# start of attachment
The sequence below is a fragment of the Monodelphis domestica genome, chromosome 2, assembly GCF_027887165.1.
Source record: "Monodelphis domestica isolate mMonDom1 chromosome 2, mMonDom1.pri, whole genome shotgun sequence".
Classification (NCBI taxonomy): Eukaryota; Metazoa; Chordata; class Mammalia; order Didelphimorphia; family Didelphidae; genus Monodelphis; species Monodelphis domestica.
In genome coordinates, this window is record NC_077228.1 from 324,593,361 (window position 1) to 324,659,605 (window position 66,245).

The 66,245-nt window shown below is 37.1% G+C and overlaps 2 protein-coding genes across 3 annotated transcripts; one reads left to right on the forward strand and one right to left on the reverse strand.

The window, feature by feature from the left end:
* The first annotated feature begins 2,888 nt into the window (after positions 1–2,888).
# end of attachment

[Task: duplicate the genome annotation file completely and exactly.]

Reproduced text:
The sequence below is a fragment of the Monodelphis domestica genome, chromosome 2, assembly GCF_027887165.1.
Source record: "Monodelphis domestica isolate mMonDom1 chromosome 2, mMonDom1.pri, whole genome shotgun sequence".
Classification (NCBI taxonomy): Eukaryota; Metazoa; Chordata; class Mammalia; order Didelphimorphia; family Didelphidae; genus Monodelphis; species Monodelphis domestica.
In genome coordinates, this window is record NC_077228.1 from 324,593,361 (window position 1) to 324,659,605 (window position 66,245).

The 66,245-nt window shown below is 37.1% G+C and overlaps 2 protein-coding genes across 3 annotated transcripts; one reads left to right on the forward strand and one right to left on the reverse strand.

The window, feature by feature from the left end:
* The first annotated feature begins 2,888 nt into the window (after positions 1–2,888).